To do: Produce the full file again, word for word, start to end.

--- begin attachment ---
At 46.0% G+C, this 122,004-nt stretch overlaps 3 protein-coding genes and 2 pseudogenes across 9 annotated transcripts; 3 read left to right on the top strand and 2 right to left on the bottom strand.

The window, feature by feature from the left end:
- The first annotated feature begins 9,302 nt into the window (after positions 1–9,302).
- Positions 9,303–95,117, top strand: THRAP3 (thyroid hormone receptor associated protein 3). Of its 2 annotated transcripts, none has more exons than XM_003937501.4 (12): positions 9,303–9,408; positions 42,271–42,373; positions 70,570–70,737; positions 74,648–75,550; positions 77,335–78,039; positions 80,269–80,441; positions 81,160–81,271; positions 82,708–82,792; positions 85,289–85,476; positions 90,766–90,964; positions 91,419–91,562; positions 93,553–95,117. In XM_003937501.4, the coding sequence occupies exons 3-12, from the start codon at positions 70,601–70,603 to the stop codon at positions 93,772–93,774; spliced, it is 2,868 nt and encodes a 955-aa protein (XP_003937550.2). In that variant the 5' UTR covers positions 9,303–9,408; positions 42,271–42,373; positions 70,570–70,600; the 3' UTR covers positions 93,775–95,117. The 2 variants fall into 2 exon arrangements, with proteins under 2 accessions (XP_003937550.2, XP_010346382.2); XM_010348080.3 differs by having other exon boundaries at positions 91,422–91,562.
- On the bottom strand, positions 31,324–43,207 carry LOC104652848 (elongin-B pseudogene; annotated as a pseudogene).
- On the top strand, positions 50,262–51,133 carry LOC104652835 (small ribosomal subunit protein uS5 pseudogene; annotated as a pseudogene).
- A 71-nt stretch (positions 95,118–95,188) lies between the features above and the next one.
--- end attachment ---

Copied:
At 46.0% G+C, this 122,004-nt stretch overlaps 3 protein-coding genes and 2 pseudogenes across 9 annotated transcripts; 3 read left to right on the top strand and 2 right to left on the bottom strand.

The window, feature by feature from the left end:
- The first annotated feature begins 9,302 nt into the window (after positions 1–9,302).
- Positions 9,303–95,117, top strand: THRAP3 (thyroid hormone receptor associated protein 3). Of its 2 annotated transcripts, none has more exons than XM_003937501.4 (12): positions 9,303–9,408; positions 42,271–42,373; positions 70,570–70,737; positions 74,648–75,550; positions 77,335–78,039; positions 80,269–80,441; positions 81,160–81,271; positions 82,708–82,792; positions 85,289–85,476; positions 90,766–90,964; positions 91,419–91,562; positions 93,553–95,117. In XM_003937501.4, the coding sequence occupies exons 3-12, from the start codon at positions 70,601–70,603 to the stop codon at positions 93,772–93,774; spliced, it is 2,868 nt and encodes a 955-aa protein (XP_003937550.2). In that variant the 5' UTR covers positions 9,303–9,408; positions 42,271–42,373; positions 70,570–70,600; the 3' UTR covers positions 93,775–95,117. The 2 variants fall into 2 exon arrangements, with proteins under 2 accessions (XP_003937550.2, XP_010346382.2); XM_010348080.3 differs by having other exon boundaries at positions 91,422–91,562.
- On the bottom strand, positions 31,324–43,207 carry LOC104652848 (elongin-B pseudogene; annotated as a pseudogene).
- On the top strand, positions 50,262–51,133 carry LOC104652835 (small ribosomal subunit protein uS5 pseudogene; annotated as a pseudogene).
- A 71-nt stretch (positions 95,118–95,188) lies between the features above and the next one.